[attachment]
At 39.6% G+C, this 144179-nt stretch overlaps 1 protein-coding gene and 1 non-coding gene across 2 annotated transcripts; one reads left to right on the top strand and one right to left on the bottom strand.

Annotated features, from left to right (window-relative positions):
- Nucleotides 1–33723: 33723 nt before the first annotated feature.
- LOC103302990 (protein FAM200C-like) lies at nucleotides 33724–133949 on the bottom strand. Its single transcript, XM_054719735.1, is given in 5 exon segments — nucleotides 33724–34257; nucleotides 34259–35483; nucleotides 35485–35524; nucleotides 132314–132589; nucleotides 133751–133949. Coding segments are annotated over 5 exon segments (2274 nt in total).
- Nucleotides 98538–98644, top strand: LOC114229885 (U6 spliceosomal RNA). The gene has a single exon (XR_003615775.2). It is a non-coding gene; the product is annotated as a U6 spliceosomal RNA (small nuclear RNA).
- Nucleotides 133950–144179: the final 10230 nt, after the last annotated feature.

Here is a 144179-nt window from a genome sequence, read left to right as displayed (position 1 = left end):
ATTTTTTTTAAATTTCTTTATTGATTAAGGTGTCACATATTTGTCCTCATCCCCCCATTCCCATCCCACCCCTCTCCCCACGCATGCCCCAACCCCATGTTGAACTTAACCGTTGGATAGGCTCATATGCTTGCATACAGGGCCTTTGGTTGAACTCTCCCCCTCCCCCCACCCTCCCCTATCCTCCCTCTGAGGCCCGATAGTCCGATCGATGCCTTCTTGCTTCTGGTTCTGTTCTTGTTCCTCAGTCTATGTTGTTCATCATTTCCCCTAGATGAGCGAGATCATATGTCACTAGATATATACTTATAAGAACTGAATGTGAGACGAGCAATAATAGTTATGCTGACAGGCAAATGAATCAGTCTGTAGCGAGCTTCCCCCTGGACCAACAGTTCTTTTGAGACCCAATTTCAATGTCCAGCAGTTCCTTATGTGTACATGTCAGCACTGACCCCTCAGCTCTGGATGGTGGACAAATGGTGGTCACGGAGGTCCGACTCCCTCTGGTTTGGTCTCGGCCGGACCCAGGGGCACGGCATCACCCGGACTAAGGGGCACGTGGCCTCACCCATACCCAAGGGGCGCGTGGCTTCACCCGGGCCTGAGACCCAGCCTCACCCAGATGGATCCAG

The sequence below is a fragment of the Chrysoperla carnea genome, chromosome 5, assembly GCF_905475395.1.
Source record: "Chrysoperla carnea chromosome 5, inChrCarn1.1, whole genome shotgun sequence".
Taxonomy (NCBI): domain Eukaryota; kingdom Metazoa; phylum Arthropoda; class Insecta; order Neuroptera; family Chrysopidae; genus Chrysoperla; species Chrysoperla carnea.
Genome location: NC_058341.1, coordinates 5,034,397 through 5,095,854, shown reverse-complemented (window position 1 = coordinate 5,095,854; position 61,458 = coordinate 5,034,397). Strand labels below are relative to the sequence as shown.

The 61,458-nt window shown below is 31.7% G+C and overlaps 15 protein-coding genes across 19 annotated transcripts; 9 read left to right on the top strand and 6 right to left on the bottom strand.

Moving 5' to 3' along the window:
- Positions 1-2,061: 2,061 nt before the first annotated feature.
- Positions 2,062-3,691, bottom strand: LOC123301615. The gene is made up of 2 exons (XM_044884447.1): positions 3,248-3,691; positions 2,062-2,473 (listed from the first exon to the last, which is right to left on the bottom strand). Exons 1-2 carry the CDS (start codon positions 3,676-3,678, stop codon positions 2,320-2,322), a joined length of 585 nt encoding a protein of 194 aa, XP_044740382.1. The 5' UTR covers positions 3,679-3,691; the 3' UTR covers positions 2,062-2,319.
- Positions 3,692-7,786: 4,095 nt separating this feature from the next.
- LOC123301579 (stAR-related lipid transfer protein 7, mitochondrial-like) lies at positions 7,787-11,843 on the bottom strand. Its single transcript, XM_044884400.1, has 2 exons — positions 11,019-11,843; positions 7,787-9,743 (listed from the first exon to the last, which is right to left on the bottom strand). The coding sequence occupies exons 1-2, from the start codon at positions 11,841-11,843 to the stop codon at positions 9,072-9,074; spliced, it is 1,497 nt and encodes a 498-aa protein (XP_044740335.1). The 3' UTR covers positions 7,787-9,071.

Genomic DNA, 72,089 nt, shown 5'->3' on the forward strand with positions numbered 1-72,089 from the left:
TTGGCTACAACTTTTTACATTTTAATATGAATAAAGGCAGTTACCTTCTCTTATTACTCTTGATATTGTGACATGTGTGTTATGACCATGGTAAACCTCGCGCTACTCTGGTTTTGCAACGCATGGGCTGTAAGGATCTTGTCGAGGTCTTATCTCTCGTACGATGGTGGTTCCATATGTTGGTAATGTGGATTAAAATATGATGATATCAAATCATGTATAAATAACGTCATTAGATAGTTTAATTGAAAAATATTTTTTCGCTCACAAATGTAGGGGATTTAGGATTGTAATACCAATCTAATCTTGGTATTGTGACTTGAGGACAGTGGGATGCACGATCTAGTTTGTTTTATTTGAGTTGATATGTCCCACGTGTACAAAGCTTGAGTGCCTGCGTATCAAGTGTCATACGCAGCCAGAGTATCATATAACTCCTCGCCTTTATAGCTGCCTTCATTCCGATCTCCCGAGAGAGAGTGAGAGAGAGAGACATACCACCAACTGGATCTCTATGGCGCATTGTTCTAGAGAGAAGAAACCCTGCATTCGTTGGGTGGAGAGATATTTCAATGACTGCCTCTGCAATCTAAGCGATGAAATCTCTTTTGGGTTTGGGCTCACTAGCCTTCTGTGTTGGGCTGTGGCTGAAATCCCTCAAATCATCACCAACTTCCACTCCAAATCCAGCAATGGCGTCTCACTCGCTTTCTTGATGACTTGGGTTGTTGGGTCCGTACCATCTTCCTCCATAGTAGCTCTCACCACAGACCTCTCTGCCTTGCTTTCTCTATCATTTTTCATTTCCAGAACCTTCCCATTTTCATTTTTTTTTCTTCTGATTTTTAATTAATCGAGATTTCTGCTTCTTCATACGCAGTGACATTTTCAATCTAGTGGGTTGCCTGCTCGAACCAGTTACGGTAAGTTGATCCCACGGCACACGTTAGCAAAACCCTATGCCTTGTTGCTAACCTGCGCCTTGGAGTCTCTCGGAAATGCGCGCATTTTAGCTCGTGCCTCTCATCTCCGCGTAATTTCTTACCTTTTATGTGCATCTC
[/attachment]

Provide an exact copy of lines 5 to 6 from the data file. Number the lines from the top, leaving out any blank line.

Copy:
- Nucleotides 98538–98644, top strand: LOC114229885 (U6 spliceosomal RNA). The gene has a single exon (XR_003615775.2). It is a non-coding gene; the product is annotated as a U6 spliceosomal RNA (small nuclear RNA).
- Nucleotides 133950–144179: the final 10230 nt, after the last annotated feature.